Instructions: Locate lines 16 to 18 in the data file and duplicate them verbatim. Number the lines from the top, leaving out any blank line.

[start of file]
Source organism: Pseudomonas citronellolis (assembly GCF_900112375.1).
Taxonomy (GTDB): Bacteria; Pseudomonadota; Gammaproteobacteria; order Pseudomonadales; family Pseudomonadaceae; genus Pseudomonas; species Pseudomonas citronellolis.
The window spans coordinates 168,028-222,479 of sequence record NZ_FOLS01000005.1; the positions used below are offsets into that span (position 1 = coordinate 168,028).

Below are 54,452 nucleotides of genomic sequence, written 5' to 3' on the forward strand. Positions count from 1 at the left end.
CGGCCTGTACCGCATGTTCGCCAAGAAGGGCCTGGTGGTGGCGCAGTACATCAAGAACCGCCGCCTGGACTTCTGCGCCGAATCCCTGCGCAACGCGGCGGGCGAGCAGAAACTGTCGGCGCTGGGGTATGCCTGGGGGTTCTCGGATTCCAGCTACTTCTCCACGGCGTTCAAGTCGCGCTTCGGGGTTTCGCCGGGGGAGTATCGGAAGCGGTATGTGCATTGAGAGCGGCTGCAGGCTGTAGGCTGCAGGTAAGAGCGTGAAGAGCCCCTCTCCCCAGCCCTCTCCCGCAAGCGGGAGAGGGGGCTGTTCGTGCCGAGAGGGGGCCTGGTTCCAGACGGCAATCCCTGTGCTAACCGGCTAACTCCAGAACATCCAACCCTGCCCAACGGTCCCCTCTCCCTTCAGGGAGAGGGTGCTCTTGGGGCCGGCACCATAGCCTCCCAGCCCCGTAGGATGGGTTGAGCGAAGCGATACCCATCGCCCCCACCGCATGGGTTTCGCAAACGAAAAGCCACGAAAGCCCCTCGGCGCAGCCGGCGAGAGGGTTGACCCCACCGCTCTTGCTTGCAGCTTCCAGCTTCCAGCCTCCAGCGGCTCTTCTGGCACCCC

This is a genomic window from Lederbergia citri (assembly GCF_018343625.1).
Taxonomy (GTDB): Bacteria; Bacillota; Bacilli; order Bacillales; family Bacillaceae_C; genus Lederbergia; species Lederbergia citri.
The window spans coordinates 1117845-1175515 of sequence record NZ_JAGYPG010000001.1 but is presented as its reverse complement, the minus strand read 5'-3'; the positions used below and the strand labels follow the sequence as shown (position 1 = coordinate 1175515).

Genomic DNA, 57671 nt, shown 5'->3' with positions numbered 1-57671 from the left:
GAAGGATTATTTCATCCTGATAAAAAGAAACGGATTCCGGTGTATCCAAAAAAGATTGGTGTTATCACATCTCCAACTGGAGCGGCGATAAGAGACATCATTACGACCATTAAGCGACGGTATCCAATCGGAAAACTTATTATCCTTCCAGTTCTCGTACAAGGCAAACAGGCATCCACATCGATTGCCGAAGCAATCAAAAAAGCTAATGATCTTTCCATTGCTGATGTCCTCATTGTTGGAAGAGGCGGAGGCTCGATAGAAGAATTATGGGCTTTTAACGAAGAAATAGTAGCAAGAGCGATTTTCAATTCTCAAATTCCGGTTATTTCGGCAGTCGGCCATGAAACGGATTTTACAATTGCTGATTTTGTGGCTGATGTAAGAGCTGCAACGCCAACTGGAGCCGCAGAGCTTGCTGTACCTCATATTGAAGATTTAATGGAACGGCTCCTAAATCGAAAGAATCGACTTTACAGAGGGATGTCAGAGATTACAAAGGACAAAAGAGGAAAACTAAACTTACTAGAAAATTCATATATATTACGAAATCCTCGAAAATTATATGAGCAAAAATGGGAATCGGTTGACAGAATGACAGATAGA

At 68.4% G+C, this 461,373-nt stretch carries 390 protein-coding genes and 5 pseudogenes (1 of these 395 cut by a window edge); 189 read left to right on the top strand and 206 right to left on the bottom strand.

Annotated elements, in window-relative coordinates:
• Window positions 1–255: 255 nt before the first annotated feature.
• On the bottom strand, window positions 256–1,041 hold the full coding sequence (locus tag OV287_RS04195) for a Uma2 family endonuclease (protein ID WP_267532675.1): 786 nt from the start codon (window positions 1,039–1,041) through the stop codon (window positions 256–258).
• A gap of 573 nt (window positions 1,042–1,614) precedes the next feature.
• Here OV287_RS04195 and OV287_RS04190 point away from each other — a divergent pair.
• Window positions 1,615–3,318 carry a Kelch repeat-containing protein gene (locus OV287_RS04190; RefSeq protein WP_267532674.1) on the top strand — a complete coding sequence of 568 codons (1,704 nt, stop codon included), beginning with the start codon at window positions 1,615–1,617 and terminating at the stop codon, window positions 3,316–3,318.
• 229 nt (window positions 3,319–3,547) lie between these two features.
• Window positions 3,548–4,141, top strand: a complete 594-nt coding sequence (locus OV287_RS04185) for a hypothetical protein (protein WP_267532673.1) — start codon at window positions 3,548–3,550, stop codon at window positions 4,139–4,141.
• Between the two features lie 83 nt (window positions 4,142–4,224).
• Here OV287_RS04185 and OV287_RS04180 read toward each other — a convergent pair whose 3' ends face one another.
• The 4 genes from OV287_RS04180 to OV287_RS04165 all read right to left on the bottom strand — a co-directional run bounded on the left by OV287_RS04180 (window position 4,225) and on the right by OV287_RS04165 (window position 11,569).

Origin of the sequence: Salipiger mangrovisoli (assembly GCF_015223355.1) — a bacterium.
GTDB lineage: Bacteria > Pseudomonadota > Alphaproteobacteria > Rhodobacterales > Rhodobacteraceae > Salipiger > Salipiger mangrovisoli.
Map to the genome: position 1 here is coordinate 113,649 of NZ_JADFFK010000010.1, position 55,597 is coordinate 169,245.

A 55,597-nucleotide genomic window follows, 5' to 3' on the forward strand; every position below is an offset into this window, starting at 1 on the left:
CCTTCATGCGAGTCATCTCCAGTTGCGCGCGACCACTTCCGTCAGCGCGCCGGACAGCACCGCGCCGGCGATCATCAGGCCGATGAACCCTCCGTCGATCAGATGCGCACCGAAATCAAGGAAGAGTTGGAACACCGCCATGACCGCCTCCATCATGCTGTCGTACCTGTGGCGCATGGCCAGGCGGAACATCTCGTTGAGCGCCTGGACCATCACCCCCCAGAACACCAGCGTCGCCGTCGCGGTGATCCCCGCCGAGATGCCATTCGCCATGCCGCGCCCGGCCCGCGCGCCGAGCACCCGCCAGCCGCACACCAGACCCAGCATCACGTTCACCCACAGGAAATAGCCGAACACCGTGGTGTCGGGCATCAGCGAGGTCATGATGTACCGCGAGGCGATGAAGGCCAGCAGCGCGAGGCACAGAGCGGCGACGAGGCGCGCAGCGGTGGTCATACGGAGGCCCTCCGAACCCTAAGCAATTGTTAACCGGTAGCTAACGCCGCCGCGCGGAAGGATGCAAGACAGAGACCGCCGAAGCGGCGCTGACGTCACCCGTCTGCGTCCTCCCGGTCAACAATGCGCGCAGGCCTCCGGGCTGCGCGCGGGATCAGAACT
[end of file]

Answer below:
• Here OV287_RS04195 and OV287_RS04190 point away from each other — a divergent pair.
• Window positions 1,615–3,318 carry a Kelch repeat-containing protein gene (locus OV287_RS04190; RefSeq protein WP_267532674.1) on the top strand — a complete coding sequence of 568 codons (1,704 nt, stop codon included), beginning with the start codon at window positions 1,615–1,617 and terminating at the stop codon, window positions 3,316–3,318.
• 229 nt (window positions 3,319–3,547) lie between these two features.